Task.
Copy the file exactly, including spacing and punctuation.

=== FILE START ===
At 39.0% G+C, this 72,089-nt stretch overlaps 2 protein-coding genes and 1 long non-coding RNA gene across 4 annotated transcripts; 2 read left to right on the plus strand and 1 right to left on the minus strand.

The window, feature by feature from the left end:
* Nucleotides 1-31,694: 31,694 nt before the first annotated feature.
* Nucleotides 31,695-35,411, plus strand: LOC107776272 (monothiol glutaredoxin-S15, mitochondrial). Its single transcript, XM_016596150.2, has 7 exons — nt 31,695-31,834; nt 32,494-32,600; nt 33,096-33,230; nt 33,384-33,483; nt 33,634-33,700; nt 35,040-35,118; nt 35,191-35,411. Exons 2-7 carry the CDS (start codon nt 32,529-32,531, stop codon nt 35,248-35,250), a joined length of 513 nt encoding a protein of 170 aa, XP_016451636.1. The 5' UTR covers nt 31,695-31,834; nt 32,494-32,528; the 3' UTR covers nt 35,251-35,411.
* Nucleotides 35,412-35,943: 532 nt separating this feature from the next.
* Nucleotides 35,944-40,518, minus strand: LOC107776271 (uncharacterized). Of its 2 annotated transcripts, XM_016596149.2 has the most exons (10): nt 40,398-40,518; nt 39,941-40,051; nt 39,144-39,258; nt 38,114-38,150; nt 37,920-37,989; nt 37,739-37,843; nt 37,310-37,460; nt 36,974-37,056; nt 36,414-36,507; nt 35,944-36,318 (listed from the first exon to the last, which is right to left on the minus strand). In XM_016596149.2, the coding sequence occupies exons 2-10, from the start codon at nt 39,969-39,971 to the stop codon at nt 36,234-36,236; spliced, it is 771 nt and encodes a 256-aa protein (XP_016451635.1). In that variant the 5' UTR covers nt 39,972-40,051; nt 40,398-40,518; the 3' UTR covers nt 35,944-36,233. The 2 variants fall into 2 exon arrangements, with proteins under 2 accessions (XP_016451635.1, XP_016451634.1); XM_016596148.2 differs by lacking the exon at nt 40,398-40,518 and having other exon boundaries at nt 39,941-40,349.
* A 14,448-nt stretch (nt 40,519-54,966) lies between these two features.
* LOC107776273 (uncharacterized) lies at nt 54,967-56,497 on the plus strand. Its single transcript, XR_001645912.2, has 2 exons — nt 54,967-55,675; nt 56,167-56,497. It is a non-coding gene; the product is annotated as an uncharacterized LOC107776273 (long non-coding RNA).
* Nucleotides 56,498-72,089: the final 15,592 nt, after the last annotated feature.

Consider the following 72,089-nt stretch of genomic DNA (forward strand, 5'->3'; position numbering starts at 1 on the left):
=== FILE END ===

At 39.0% G+C, this 72,089-nt stretch overlaps 2 protein-coding genes and 1 long non-coding RNA gene across 4 annotated transcripts; 2 read left to right on the plus strand and 1 right to left on the minus strand.

The window, feature by feature from the left end:
* Nucleotides 1-31,694: 31,694 nt before the first annotated feature.
* Nucleotides 31,695-35,411, plus strand: LOC107776272 (monothiol glutaredoxin-S15, mitochondrial). Its single transcript, XM_016596150.2, has 7 exons — nt 31,695-31,834; nt 32,494-32,600; nt 33,096-33,230; nt 33,384-33,483; nt 33,634-33,700; nt 35,040-35,118; nt 35,191-35,411. Exons 2-7 carry the CDS (start codon nt 32,529-32,531, stop codon nt 35,248-35,250), a joined length of 513 nt encoding a protein of 170 aa, XP_016451636.1. The 5' UTR covers nt 31,695-31,834; nt 32,494-32,528; the 3' UTR covers nt 35,251-35,411.
* Nucleotides 35,412-35,943: 532 nt separating this feature from the next.
* Nucleotides 35,944-40,518, minus strand: LOC107776271 (uncharacterized). Of its 2 annotated transcripts, XM_016596149.2 has the most exons (10): nt 40,398-40,518; nt 39,941-40,051; nt 39,144-39,258; nt 38,114-38,150; nt 37,920-37,989; nt 37,739-37,843; nt 37,310-37,460; nt 36,974-37,056; nt 36,414-36,507; nt 35,944-36,318 (listed from the first exon to the last, which is right to left on the minus strand). In XM_016596149.2, the coding sequence occupies exons 2-10, from the start codon at nt 39,969-39,971 to the stop codon at nt 36,234-36,236; spliced, it is 771 nt and encodes a 256-aa protein (XP_016451635.1). In that variant the 5' UTR covers nt 39,972-40,051; nt 40,398-40,518; the 3' UTR covers nt 35,944-36,233. The 2 variants fall into 2 exon arrangements, with proteins under 2 accessions (XP_016451635.1, XP_016451634.1); XM_016596148.2 differs by lacking the exon at nt 40,398-40,518 and having other exon boundaries at nt 39,941-40,349.
* A 14,448-nt stretch (nt 40,519-54,966) lies between these two features.
* LOC107776273 (uncharacterized) lies at nt 54,967-56,497 on the plus strand. Its single transcript, XR_001645912.2, has 2 exons — nt 54,967-55,675; nt 56,167-56,497. It is a non-coding gene; the product is annotated as an uncharacterized LOC107776273 (long non-coding RNA).
* Nucleotides 56,498-72,089: the final 15,592 nt, after the last annotated feature.

Consider the following 72,089-nt stretch of genomic DNA (forward strand, 5'->3'; position numbering starts at 1 on the left):